My goal as an author is three pronged. I intend to reach one million readers over the course of my writing. I’m currently pushing towards a thousand so I’m about a thousandth of the way there and I’ve only just begun! My second goal is to publish two books a year. Right now I’m on track to accomplish that one, but we’ll see how much Jericho keeps wrestling with me! And finally, my goal is to support at least 10,000 other authors through Diabolic Shrimp. My personal goal was to get 100 authors on Diabolic Shrimp within the first year of its existence (which we’re well ahead of schedule so far). Then next year I’ll expand that to 1,000 authors, then jumping to 10,000 the following year.

What is the best piece of writing advice you’ve ever been given?

Great writers write.

_______________________

Find Joshua online

webpage

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Sunday Surprise


Some words of wisdom, writers on writing, whatever you want to call it before the next batch of guests – if any! 😉 Have a great Sunday! 😀

So my advice to you is ignore what society tells you that you must do, ignore what friends tell you that you should do. Do what you want. So when you get to my age, you might be having as much fun as I am.

Ain’t easy, but it is worth it.

Dean Wesley Smith

But here is my point: you need to set goals that are realistic for you under the circumstances that you find yourself in.  If writing a page a day is all that you can manage with a busy schedule, it will still get a novel draft done in a year.  Setting goals that are difficult or impossible to reach will just stress you out, making it more difficult to write, and they’ll take a toll on the finished product.
Writing fifty pages of unusable prose in a day is no better than writing nothing at all.

David Farland

You have to surrender to your mediocrity, and just write. Because it’s hard, really hard, to write even a crappy book. But it’s better to write a book that kind of sucks rather than no book at all, as you wait around to magically become Faulkner.

No one is going to write your book for you, and you can’t write anybody’s book but your own.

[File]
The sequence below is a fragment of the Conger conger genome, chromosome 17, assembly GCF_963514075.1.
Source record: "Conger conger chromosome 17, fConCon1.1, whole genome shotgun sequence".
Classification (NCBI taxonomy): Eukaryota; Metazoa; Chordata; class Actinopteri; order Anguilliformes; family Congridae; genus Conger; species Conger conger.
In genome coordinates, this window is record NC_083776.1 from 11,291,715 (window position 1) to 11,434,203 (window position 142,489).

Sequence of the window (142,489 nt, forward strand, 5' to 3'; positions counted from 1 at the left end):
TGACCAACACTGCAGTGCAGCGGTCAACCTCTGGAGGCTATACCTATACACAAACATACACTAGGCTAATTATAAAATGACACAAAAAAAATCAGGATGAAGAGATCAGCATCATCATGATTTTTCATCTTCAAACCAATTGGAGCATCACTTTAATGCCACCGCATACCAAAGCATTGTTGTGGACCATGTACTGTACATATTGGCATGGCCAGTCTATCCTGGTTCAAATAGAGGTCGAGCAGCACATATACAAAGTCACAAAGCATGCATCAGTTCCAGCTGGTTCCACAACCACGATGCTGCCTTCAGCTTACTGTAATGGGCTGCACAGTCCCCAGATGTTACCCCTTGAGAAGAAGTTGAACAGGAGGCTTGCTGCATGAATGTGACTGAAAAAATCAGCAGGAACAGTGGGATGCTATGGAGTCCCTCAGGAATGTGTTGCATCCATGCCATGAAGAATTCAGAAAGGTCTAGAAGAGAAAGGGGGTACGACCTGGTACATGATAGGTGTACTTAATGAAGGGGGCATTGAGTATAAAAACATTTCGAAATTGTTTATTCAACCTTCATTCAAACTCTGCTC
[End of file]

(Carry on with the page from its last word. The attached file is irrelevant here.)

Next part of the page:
I’m not really a sports person, but there’s that saying, ‘Keep your eye on the ball.’ I would imagine it’s easier to hit something if you’re looking at it, right? Well, in writing you have to keep your eye on the ball too, but some people mistake what the ball is. The ball is not the New York Times Bestseller List; the ball is not even publication. Your writing is the ball. Focus on writing your very best – your writing, and nothing else. Because no matter how brilliant your work is, there will always be some people who are going to hate it and tell you it sucks, so focus on making your work important to you, and at least to some people, and that’s perfectly good enough.

Cheryl Strayed

You go up the mountain of your idol, but when you get to the top, you realize they’re already there, and that mountain is never going to belong to you. So, you go do your own thing and it’s more of a shit-pile than a mountain at first, but it’s yours. It’s your shit pile. And that’s not nothing.

You can’t run from who you are. Not your brain, not your inclinations, or your experience. So accept your shit – run toward it, use it.

George Saunders

And so, my fellow aspiring-literary-superstars, if Cheryl Strayed’s advice boils down to “surrender to your own mediocrity” and Saunders’ advice is “go with your natural mode,” then my advice will be this: if you write, be brave enough to call yourself a writer, out loud and not just in some dark corner of your brain. It reaffirms what you’re here to do, what you love, what you’re working for, and what you should be doing instead of watching all those cat videos on YouTube (I just had to force myself to deactivate my Wi-Fi in order to finish this conclusion, I feel your collective pain). Because if Genius George Saunders says I’m a writer, then you sure the fuck are too, and I want us all to achieve greatness together.

Wes Janisen